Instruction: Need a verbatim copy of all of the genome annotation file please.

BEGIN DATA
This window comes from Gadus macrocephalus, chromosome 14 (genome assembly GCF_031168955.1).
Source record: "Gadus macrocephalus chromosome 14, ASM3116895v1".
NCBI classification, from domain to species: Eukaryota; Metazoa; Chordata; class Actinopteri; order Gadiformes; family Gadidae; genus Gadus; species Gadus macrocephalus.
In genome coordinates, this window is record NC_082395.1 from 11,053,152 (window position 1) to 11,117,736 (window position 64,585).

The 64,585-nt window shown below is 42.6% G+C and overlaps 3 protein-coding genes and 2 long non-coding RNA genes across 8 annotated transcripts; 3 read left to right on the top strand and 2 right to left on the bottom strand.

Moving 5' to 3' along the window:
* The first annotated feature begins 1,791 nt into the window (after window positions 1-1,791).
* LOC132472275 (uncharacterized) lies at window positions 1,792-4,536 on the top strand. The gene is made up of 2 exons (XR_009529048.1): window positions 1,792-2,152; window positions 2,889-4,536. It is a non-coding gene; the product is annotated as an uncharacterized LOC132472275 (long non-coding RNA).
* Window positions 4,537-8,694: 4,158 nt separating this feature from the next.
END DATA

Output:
This window comes from Gadus macrocephalus, chromosome 14 (genome assembly GCF_031168955.1).
Source record: "Gadus macrocephalus chromosome 14, ASM3116895v1".
NCBI classification, from domain to species: Eukaryota; Metazoa; Chordata; class Actinopteri; order Gadiformes; family Gadidae; genus Gadus; species Gadus macrocephalus.
In genome coordinates, this window is record NC_082395.1 from 11,053,152 (window position 1) to 11,117,736 (window position 64,585).

The 64,585-nt window shown below is 42.6% G+C and overlaps 3 protein-coding genes and 2 long non-coding RNA genes across 8 annotated transcripts; 3 read left to right on the top strand and 2 right to left on the bottom strand.

Moving 5' to 3' along the window:
* The first annotated feature begins 1,791 nt into the window (after window positions 1-1,791).
* LOC132472275 (uncharacterized) lies at window positions 1,792-4,536 on the top strand. The gene is made up of 2 exons (XR_009529048.1): window positions 1,792-2,152; window positions 2,889-4,536. It is a non-coding gene; the product is annotated as an uncharacterized LOC132472275 (long non-coding RNA).
* Window positions 4,537-8,694: 4,158 nt separating this feature from the next.